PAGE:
Vicars and Regions
What is a Vicar?
The term vicar originally comes to us from the Latin vicarius, being "a substitute," a sense which is still used today (doing something as a substitute for another person). The Roman Church defines "Vicar" generally as "the representative of any ecclesiastic entity," and various officials (bishops, administrative officers, etc.) will have vicars that can travel and serve in their place.
In Greek for vicar we use the term ἐπίτροπος which comes from the ancient term for "steward" (Matt. 20:8 and Lk. 8:3) or "guardian" (Gal. 4:2). In the Church the ἐπίτροπος was a senior priest in areas of very high density (too many parishes) or extremely low density (where travel times were too high) who was appointed to represent the bishop and act on his behalf – his vicarious presence. The Russian Church uses the title in a similar way, attaching it to auxilliary bishops (really chorobishops) of an Archbishop in charge of one of the smaller towns in his archdiocese.
Both uses of the word – "substitute" and "steward" - are appropriate in the context of their ministry to the Metropolis of Pittsburgh. The vicars are His Eminence's presence among the people of the various regions when he is not able to attend, and are stewards of the shepherds and flocks that are entrusted to him.
Primarily this will be manifest in three important ways:
- They will represent him at meetings or functions,
- They will keep in contact with the clergy of their region, assisting them as they grow in their ministry and attending to them in times of distress, and
- They will help address issues of dispute within the region as appropriate.
This ministry is entrusted to them because of their dedicated service, esteem among their peers, and maturity in the exercise of their priesthood. This ministry is not conducted in the absence of the hierarch or the chancellor, but is rather done in concert with them. Please continue to pray for their ministires, that in all they do God may be glorified and His Church may thrive!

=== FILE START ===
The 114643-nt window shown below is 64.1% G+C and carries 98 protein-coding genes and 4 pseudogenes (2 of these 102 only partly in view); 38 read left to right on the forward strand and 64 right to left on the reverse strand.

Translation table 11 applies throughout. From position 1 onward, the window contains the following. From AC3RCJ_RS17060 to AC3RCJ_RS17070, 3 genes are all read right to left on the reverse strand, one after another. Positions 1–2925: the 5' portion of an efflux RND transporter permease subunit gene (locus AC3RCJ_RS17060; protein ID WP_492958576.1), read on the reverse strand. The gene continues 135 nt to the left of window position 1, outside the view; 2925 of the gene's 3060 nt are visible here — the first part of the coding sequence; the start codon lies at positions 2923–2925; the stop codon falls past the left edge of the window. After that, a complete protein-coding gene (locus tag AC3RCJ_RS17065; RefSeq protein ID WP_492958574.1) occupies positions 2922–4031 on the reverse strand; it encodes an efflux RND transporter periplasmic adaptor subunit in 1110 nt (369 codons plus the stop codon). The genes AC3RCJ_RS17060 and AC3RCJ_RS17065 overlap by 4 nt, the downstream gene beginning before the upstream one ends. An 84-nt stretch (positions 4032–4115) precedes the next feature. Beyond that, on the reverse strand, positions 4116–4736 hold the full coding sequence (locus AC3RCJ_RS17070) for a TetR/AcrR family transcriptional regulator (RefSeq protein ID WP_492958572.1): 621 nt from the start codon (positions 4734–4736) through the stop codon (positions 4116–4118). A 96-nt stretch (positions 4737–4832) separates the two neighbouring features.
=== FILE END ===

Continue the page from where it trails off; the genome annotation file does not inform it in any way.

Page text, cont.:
The Metropolis divided into 4 regions to encourage parish cooperation, resource sharing, and mutual support; also eases administrative burdens for Metropolis.
- Within each region is a regional vicar (appointed by His Eminence)
- Responsible to the Metropolitan & chancellor
- Assists in dispute resolution cases within the region
- Works with the regional spiritual court(s) if necessary
- Vicar is also resource for clergy pastoral care / counseling
- Vicars will have specialized continuing education and training
- Each region will host activities, meetings, etc. for its parishes
- Organized by the Clergy Syndesmos Regional VP (elected by Clergy brotherhood)
- Continuing education opportunities: Regional teacher training, Parish Council seminars, stewardship seminars, etc.
- The burden of hosting events to be shared by the various parishes (not just the vicar's or VP's parishes)
- Have periodic regional activities for clergy, GOYA, JOY, etc
- Each region is encouraged to have members on the various Metropolis Committees (Finance, Youth, Religious Ed., etc.)
- Should meet in the late Summer to compile a regional calendar (festivals, regional events, etc.) which they can submit to the Metropolis for inclusion in the Metropolis calendar
Metropolis of Pittsburgh Regions and their Parishes and Monasteries/Sketes
Central Region (blue color in map): Canonsburg, Monessen, McKeesport, East Pittsburgh, Pittsburgh (2), Aliquippa, Ambridge, Mt Lebanon, Altoona, Johnstown, Oakmont, New Kensington, Saxonburg
Northwest Region (green color in map): Cleveland (2), Cleveland Heights, Rocky River, North Royalton, Lorain, Akron, Canton (2), Massillon, Mansfield, Warren, Youngstown (2), Campbell, Farrell, New Castle, Erie, Perrysville, Hayesville
Southwest Region (red color in map): Columbus, Huntington, Charleston, Belpre (mission parish), Wheeling, Martins Ferry, Weirton, Steubenville, Morgantown, Clarksburg
East Region (yellow color in map): Scranton, Wilkes-Barre, Stroudsburg, Easton, Bethlehem, Reading, Blandon, Lancaster, Lititz (mission parish), York, Camp Hill, White Haven